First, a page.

An Unpredictable Gospel: American Evangelicals and World Christianity, 1812-1920

By Jay Riley Case | Go to book overview
Save to active project

4
An Appalachian Revivalist in Queen
Victoria’s Colonies

The missionary engagement with Karen Christianity produced particular kinds of paradoxes of power, culture, and influence. Missionaries saw their evangelistic goals, if not their educational goals, coming to fruition more fully when Karen evangelists operated without their direct supervision. These poorly educated but democratized evangelists translated Christianity into Karen culture while simultaneously undermining missionary conceptions of civilization. By bringing their missionary influence to Burma, Baptists found themselves influenced by Karen Christianity, as they developed a native-ministry ideology that guided their vision to establish black colleges in the American south.

Missionary paradoxes appeared again in other regions of the world where American evangelical missionaries operated, but the specific issues and situations changed. In South Africa in 1866, a revival that started among Mfengu and Xhosa Christians played a key role in reconfiguring the religious landscape of South Africa. A new movement of world Christianity gained vitality, bringing changes to Xhosa religion while reinforcing aspects of its traditional religious culture. Thanks to the evangelistic cooperation between an Mfengu named Charles Pamla and a visiting evangelist from the United States named William Taylor, the revival convinced British missionaries that they should ordain black Africans as ministers, temporarily challenging the conceptions of race and civilization emerging in the colony. This ordination of black Africans laid the foundation for independent black Christian movements such as Ethiopianism that emerged at the end of the century when white Christians in South Africa further restricted black leadership opportunities.

The revival of 1866 also affected American evangelicalism. It redirected William Taylor from itinerant evangelism into the missionary movement, where Taylor would emerge as the most popular American Methodist missionary of the late nineteenth century. Although the South African revival held implications for conceptions of race and civilization, it did not lead Taylor to articulate a new racial ideology, as Karen Christianity did within the Baptist program in Burma.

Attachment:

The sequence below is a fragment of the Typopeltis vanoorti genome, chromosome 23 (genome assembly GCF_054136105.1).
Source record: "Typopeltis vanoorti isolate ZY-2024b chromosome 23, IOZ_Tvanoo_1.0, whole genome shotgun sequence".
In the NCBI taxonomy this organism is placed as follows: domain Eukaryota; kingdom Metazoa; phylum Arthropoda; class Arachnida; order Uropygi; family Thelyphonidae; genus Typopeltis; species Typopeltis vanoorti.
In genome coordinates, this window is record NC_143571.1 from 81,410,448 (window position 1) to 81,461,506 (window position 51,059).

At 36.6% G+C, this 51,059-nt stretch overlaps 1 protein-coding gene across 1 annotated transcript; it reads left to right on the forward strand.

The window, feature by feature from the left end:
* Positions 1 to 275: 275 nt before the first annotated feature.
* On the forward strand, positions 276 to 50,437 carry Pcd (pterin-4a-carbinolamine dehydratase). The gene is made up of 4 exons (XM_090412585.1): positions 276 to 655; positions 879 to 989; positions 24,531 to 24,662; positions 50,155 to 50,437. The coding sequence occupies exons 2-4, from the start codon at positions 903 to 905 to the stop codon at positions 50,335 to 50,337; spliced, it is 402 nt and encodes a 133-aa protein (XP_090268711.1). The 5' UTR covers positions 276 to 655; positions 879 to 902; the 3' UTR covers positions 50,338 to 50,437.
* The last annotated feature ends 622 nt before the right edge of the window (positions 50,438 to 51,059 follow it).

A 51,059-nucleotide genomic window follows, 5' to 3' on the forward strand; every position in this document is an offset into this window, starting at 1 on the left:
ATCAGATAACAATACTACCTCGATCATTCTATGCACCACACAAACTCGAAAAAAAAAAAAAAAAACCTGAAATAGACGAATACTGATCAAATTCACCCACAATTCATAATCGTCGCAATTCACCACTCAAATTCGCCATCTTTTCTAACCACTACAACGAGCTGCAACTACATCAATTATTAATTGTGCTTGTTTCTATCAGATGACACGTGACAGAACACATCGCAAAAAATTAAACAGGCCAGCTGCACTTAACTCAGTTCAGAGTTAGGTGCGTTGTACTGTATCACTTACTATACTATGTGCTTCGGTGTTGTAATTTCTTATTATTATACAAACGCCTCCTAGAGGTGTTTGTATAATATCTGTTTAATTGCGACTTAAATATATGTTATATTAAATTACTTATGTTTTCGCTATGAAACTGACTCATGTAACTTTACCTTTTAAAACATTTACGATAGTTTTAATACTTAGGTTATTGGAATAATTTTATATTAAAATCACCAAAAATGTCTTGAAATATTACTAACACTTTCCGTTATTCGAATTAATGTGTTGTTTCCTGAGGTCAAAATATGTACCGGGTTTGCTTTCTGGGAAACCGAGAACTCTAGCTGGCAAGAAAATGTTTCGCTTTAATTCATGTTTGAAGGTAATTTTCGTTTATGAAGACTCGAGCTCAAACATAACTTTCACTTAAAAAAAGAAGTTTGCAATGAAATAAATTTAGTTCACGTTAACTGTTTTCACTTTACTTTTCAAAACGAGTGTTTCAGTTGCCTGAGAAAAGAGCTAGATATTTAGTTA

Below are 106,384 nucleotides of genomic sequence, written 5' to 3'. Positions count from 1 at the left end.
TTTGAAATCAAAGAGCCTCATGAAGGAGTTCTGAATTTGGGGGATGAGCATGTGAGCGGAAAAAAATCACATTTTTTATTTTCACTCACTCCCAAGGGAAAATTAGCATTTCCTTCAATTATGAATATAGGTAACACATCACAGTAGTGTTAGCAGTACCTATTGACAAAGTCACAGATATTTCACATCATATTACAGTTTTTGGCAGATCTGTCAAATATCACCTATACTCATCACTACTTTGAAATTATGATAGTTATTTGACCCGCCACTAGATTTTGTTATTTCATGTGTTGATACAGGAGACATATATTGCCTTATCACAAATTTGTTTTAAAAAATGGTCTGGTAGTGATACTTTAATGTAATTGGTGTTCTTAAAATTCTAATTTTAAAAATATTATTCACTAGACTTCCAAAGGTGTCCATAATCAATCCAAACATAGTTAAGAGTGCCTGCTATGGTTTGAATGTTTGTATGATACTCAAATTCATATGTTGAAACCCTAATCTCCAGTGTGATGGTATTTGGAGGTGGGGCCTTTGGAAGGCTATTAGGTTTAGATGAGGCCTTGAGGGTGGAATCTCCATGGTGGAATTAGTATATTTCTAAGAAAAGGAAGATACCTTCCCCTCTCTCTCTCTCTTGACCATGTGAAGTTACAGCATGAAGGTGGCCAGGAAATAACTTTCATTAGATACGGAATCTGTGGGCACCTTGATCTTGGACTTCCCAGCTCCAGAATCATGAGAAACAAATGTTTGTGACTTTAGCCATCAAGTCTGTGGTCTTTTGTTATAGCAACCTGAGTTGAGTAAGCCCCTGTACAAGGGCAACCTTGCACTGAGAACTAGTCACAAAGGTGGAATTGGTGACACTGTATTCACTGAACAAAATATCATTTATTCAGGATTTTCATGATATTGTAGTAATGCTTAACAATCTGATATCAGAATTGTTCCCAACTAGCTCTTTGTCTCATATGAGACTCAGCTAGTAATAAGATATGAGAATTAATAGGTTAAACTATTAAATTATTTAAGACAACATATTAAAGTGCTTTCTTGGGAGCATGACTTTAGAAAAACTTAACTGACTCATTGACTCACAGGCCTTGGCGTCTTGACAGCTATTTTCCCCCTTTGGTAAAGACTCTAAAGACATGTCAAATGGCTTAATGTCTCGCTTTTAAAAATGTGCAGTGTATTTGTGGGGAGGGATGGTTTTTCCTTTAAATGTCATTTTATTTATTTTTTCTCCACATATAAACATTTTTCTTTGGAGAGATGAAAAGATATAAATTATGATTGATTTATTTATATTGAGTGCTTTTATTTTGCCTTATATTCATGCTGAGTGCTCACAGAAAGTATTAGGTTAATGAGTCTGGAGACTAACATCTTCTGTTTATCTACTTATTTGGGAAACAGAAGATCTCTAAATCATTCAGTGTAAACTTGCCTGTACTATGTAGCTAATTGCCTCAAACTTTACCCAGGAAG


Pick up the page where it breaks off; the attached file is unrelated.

-103-

Notes for this page

Add a new note
If you are trying to select text to create highlights or citations, remember that you must now click or tap on the first word, and then click or tap on the last word.
Loading One moment ...
Project items
Notes
Cite this page

Cited page

Style
Citations are available only to our active members.
Sign up now to cite pages or passages in MLA, APA and Chicago citation styles.

Cited page

Bookmark this page
An Unpredictable Gospel: American Evangelicals and World Christianity, 1812-1920
Settings

Settings

Typeface
Text size Smaller Larger
Search within

Search within this book

Look up

Look up a word

  • Dictionary
  • Thesaurus
Please submit a word or phrase above.
Print this page

Print this page

Why can't I print more than one page at a time?

While we understand printed pages are helpful to our users, this limitation is necessary to help protect our publishers' copyrighted material and prevent its unlawful distribution. We are sorry for any inconvenience.
Full screen
/ 311

matching results for page

Cited passage

Style
Citations are available only to our active members.
Sign up now to cite pages or passages in MLA, APA and Chicago citation styles.

Cited passage

Welcome to the new Questia Reader

The Questia Reader has been updated to provide you with an even better online reading experience.  It is now 100% Responsive, which means you can read our books and articles on any sized device you wish.  All of your favorite tools like notes, highlights, and citations are still here, but the way you select text has been updated to be easier to use, especially on touchscreen devices.  Here's how:

1. Click or tap the first word you want to select.
2. Click or tap the last word you want to select.

OK, got it!

Thanks for trying Questia!

Please continue trying out our research tools, but please note, full functionality is available only to our active members.

Your work will be lost once you leave this Web page.

For full access in an ad-free environment, sign up now for a FREE, 1-day trial.

Already a member? Log in now.

Are you sure you want to delete this highlight?